How 2018 Was A Good Year For Animal Rights

by Neil Bamforth

Animal rights campaigners had a good year in 2018. New Zealand banned ‘mulesing’ – the act of carving chunks of skin from lambs supposedly for health benefits – weird eh? Fashion giants Burberry and Jean Paul Gaultier stopped using fur. Switzerland banned the boiling alive of lobsters. Mohair was given the heave-ho by over 300 brands after rampant abuse of the animals was found in the industry. Canada stopped whale and dolphin captivity and my cats got a fresh turkey for Christmas dinner. All in all, a good year for animal rights.

Of course, there have been some setbacks. The deforestation in some nations continues to cause terrible problems for Orangutans and many other creatures.

Japan decided to start whaling again, albeit only in their own territorial waters.

The problem is, whales don’t recognize Japan’s territorial waters and endangered Minke whales, for example, inadvertently swimming into them could well end up on the sushi menu.

Japan will argue that it is a cultural issue which only goes to show what a crap culture they must have if you ask me.

Speaking of cultural issues, or, I suppose, faith issues too. Kosher and Halal slaughter is still allowed in most liberal western democracies. Very liberal I’m sure to allow animals to have their throats cut and a prayer said over them as they squeal in fear and bleed out.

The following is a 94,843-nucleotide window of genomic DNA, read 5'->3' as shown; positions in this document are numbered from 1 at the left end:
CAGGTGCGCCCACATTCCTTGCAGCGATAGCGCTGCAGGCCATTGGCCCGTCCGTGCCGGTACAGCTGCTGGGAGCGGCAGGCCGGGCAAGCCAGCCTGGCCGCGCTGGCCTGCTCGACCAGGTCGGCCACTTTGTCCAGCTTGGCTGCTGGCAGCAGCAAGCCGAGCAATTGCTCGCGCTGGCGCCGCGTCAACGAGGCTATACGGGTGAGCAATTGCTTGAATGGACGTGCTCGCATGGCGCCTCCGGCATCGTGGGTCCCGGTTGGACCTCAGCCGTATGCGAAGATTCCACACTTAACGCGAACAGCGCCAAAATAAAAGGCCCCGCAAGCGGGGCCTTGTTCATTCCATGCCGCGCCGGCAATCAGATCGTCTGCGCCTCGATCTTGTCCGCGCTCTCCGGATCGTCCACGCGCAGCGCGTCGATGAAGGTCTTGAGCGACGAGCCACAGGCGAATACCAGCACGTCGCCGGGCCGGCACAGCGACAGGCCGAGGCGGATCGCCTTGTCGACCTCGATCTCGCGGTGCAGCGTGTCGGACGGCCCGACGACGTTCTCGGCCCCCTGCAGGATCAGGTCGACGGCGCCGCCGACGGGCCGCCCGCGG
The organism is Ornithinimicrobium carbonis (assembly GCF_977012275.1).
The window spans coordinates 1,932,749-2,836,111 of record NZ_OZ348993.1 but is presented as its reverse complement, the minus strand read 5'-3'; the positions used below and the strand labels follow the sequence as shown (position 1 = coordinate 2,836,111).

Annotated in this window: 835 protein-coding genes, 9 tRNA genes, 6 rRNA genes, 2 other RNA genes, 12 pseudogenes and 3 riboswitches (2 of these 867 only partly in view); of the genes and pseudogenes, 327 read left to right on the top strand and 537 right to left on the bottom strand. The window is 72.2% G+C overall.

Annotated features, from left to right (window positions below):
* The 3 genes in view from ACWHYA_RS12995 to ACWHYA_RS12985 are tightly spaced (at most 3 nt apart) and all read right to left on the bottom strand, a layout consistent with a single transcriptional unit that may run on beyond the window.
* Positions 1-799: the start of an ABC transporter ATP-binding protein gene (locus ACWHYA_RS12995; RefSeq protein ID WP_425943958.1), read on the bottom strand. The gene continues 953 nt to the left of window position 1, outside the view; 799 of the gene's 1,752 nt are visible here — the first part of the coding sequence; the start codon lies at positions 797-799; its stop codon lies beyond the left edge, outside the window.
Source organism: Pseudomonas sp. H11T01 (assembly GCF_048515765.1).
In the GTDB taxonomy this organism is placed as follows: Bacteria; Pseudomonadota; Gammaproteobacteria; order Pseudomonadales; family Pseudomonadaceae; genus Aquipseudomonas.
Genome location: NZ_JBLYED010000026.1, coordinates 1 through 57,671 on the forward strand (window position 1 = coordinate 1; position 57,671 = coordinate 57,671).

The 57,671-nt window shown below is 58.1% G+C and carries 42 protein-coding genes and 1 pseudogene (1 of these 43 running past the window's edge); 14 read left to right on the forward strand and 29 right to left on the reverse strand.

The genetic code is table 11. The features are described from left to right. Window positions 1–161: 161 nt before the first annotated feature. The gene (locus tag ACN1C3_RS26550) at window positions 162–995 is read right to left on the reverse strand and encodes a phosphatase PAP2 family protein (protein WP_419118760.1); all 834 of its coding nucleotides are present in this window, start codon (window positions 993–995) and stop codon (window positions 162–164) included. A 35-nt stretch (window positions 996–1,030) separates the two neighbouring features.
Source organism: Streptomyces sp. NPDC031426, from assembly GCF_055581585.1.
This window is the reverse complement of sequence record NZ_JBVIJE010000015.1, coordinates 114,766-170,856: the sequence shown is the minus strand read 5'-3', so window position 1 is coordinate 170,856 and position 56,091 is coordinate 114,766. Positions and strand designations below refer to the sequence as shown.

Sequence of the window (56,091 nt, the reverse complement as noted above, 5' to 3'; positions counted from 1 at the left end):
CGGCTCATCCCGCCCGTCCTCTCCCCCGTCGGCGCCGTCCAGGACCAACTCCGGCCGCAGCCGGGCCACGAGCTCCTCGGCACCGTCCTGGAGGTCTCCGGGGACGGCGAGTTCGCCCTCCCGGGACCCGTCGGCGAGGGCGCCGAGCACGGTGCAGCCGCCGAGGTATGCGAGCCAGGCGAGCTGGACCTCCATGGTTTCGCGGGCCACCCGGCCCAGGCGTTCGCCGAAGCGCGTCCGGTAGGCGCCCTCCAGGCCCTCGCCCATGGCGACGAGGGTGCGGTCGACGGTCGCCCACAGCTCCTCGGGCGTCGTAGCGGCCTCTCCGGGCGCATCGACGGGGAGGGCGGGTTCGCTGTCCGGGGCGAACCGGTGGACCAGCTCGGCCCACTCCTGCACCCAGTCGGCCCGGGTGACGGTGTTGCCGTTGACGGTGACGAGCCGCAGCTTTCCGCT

Vegetarians and, particularly Vegans, would possibly argue that I’m being something of a hypocrite given my penchant for bacon sandwiches and roast beef – not at the same time I hasten to add.

I would dispute that. Humans are not herbivores. It’s the way we are. We can choose to be clear but, it isn’t the natural order in my view.

Animals slaughtered for food should only be slaughtered in the most humane way possible – and I am aware that non-halal and kosher slaughterers are not always accommodating in this. Laws should be passed enforcing the stunning into unconsciousness of all animals before slaughter ensuring that said animals cannot sense nor scent what is in store for them.

A person’s faith or culture should not take precedence over the humane welfare of any animal. Jewish and Muslim communities would, I am certain, be ‘up in arms’ if their method of slaughter was outlawed in liberal democracies.

That’s fine. They can go and live somewhere it isn’t outlawed if they can’t accept their faith is secondary to animal welfare.

All in all, though, 2018 was a very good year for many animals around the world.

Animal rights movements seem to have considerable momentum on their side. Let’s hope this momentum continues into 2019 and, let’s hope liberal democratic governments have the guts to put animal welfare ahead of archaic beliefs.

Maybe the dolphins won’t vanish leaving a note saying ‘So long and thanks for all the fish’ if we carry on improving the lot of animals and, indeed, all other life forms on this Earth.

We can but live in hope.

In Case You Missed It: How Animal Slander Gets My Dander